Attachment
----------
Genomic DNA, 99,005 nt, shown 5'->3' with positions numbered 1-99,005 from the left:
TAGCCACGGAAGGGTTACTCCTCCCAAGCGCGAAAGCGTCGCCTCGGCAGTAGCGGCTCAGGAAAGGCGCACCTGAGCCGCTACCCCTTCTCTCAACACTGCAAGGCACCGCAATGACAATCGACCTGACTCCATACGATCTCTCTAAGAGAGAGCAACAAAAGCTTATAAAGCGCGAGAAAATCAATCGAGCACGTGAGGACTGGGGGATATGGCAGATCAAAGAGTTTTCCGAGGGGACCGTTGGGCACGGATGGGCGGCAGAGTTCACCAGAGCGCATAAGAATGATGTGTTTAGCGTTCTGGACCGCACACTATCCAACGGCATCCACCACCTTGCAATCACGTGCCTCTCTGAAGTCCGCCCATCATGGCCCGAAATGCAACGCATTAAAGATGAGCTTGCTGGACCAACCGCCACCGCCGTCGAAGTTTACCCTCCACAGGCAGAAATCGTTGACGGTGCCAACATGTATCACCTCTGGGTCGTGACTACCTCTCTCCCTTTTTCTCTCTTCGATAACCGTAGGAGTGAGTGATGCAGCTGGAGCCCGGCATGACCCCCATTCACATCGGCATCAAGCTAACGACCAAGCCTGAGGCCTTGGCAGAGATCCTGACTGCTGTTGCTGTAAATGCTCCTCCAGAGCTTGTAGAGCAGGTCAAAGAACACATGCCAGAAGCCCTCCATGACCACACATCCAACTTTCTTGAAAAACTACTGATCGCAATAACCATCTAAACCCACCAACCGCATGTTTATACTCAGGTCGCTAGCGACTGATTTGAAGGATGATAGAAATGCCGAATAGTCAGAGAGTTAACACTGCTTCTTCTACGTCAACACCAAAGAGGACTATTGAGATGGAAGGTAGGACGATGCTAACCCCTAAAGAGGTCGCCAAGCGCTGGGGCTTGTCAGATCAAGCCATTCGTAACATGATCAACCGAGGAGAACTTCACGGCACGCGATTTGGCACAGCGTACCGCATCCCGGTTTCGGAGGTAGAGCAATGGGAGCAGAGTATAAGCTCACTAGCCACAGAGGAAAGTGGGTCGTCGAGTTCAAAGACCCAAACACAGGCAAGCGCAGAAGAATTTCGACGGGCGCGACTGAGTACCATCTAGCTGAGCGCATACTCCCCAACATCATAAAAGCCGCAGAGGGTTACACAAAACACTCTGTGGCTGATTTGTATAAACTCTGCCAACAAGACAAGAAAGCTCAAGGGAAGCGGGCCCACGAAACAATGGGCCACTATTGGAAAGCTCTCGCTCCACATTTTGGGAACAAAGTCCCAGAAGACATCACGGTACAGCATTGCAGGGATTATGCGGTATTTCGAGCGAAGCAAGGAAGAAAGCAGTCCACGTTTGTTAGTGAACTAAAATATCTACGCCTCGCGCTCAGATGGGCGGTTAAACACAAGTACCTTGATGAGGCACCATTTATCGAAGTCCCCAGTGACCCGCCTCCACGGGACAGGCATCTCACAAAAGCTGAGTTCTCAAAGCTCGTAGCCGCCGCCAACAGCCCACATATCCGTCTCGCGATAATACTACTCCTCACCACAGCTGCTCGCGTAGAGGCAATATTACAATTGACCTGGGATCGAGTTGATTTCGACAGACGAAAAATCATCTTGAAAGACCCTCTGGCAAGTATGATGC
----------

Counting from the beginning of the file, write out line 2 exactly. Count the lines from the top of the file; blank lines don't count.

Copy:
TAGCCACGGAAGGGTTACTCCTCCCAAGCGCGAAAGCGTCGCCTCGGCAGTAGCGGCTCAGGAAAGGCGCACCTGAGCCGCTACCCCTTCTCTCAACACTGCAAGGCACCGCAATGACAATCGACCTGACTCCATACGATCTCTCTAAGAGAGAGCAACAAAAGCTTATAAAGCGCGAGAAAATCAATCGAGCACGTGAGGACTGGGGGATATGGCAGATCAAAGAGTTTTCCGAGGGGACCGTTGGGCACGGATGGGCGGCAGAGTTCACCAGAGCGCATAAGAATGATGTGTTTAGCGTTCTGGACCGCACACTATCCAACGGCATCCACCACCTTGCAATCACGTGCCTCTCTGAAGTCCGCCCATCATGGCCCGAAATGCAACGCATTAAAGATGAGCTTGCTGGACCAACCGCCACCGCCGTCGAAGTTTACCCTCCACAGGCAGAAATCGTTGACGGTGCCAACATGTATCACCTCTGGGTCGTGACTACCTCTCTCCCTTTTTCTCTCTTCGATAACCGTAGGAGTGAGTGATGCAGCTGGAGCCCGGCATGACCCCCATTCACATCGGCATCAAGCTAACGACCAAGCCTGAGGCCTTGGCAGAGATCCTGACTGCTGTTGCTGTAAATGCTCCTCCAGAGCTTGTAGAGCAGGTCAAAGAACACATGCCAGAAGCCCTCCATGACCACACATCCAACTTTCTTGAAAAACTACTGATCGCAATAACCATCTAAACCCACCAACCGCATGTTTATACTCAGGTCGCTAGCGACTGATTTGAAGGATGATAGAAATGCCGAATAGTCAGAGAGTTAACACTGCTTCTTCTACGTCAACACCAAAGAGGACTATTGAGATGGAAGGTAGGACGATGCTAACCCCTAAAGAGGTCGCCAAGCGCTGGGGCTTGTCAGATCAAGCCATTCGTAACATGATCAACCGAGGAGAACTTCACGGCACGCGATTTGGCACAGCGTACCGCATCCCGGTTTCGGAGGTAGAGCAATGGGAGCAGAGTATAAGCTCACTAGCCACAGAGGAAAGTGGGTCGTCGAGTTCAAAGACCCAAACACAGGCAAGCGCAGAAGAATTTCGACGGGCGCGACTGAGTACCATCTAGCTGAGCGCATACTCCCCAACATCATAAAAGCCGCAGAGGGTTACACAAAACACTCTGTGGCTGATTTGTATAAACTCTGCCAACAAGACAAGAAAGCTCAAGGGAAGCGGGCCCACGAAACAATGGGCCACTATTGGAAAGCTCTCGCTCCACATTTTGGGAACAAAGTCCCAGAAGACATCACGGTACAGCATTGCAGGGATTATGCGGTATTTCGAGCGAAGCAAGGAAGAAAGCAGTCCACGTTTGTTAGTGAACTAAAATATCTACGCCTCGCGCTCAGATGGGCGGTTAAACACAAGTACCTTGATGAGGCACCATTTATCGAAGTCCCCAGTGACCCGCCTCCACGGGACAGGCATCTCACAAAAGCTGAGTTCTCAAAGCTCGTAGCCGCCGCCAACAGCCCACATATCCGTCTCGCGATAATACTACTCCTCACCACAGCTGCTCGCGTAGAGGCAATATTACAATTGACCTGGGATCGAGTTGATTTCGACAGACGAAAAATCATCTTGAAAGACCCTCTGGCAAGTATGATGC